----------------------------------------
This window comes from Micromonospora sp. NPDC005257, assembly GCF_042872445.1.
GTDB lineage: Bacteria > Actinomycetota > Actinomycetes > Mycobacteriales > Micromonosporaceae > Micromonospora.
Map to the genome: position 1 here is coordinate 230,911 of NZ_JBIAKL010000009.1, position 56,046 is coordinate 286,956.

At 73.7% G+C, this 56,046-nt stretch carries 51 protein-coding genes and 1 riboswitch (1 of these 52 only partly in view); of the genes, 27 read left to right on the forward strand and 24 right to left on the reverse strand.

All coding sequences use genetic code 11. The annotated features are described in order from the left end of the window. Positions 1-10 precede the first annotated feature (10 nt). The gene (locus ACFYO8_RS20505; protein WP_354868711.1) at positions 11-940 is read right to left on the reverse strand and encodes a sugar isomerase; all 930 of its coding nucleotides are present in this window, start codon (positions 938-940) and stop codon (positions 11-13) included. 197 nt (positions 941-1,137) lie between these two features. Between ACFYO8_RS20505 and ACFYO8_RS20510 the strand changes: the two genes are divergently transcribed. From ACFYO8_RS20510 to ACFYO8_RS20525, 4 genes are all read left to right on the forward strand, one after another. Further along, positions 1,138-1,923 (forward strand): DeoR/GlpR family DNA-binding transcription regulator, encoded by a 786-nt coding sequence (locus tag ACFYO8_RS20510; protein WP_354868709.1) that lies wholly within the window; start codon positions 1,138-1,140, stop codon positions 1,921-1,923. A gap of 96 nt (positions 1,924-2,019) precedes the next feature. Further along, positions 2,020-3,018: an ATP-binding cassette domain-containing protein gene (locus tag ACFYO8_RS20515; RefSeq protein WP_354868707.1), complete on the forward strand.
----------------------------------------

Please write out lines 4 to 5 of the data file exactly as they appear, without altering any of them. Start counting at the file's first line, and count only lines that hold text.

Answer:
At 73.7% G+C, this 56,046-nt stretch carries 51 protein-coding genes and 1 riboswitch (1 of these 52 only partly in view); of the genes, 27 read left to right on the forward strand and 24 right to left on the reverse strand.

All coding sequences use genetic code 11. The annotated features are described in order from the left end of the window. Positions 1-10 precede the first annotated feature (10 nt). The gene (locus ACFYO8_RS20505; protein WP_354868711.1) at positions 11-940 is read right to left on the reverse strand and encodes a sugar isomerase; all 930 of its coding nucleotides are present in this window, start codon (positions 938-940) and stop codon (positions 11-13) included. 197 nt (positions 941-1,137) lie between these two features. Between ACFYO8_RS20505 and ACFYO8_RS20510 the strand changes: the two genes are divergently transcribed. From ACFYO8_RS20510 to ACFYO8_RS20525, 4 genes are all read left to right on the forward strand, one after another. Further along, positions 1,138-1,923 (forward strand): DeoR/GlpR family DNA-binding transcription regulator, encoded by a 786-nt coding sequence (locus tag ACFYO8_RS20510; protein WP_354868709.1) that lies wholly within the window; start codon positions 1,138-1,140, stop codon positions 1,921-1,923. A gap of 96 nt (positions 1,924-2,019) precedes the next feature. Further along, positions 2,020-3,018: an ATP-binding cassette domain-containing protein gene (locus tag ACFYO8_RS20515; RefSeq protein WP_354868707.1), complete on the forward strand.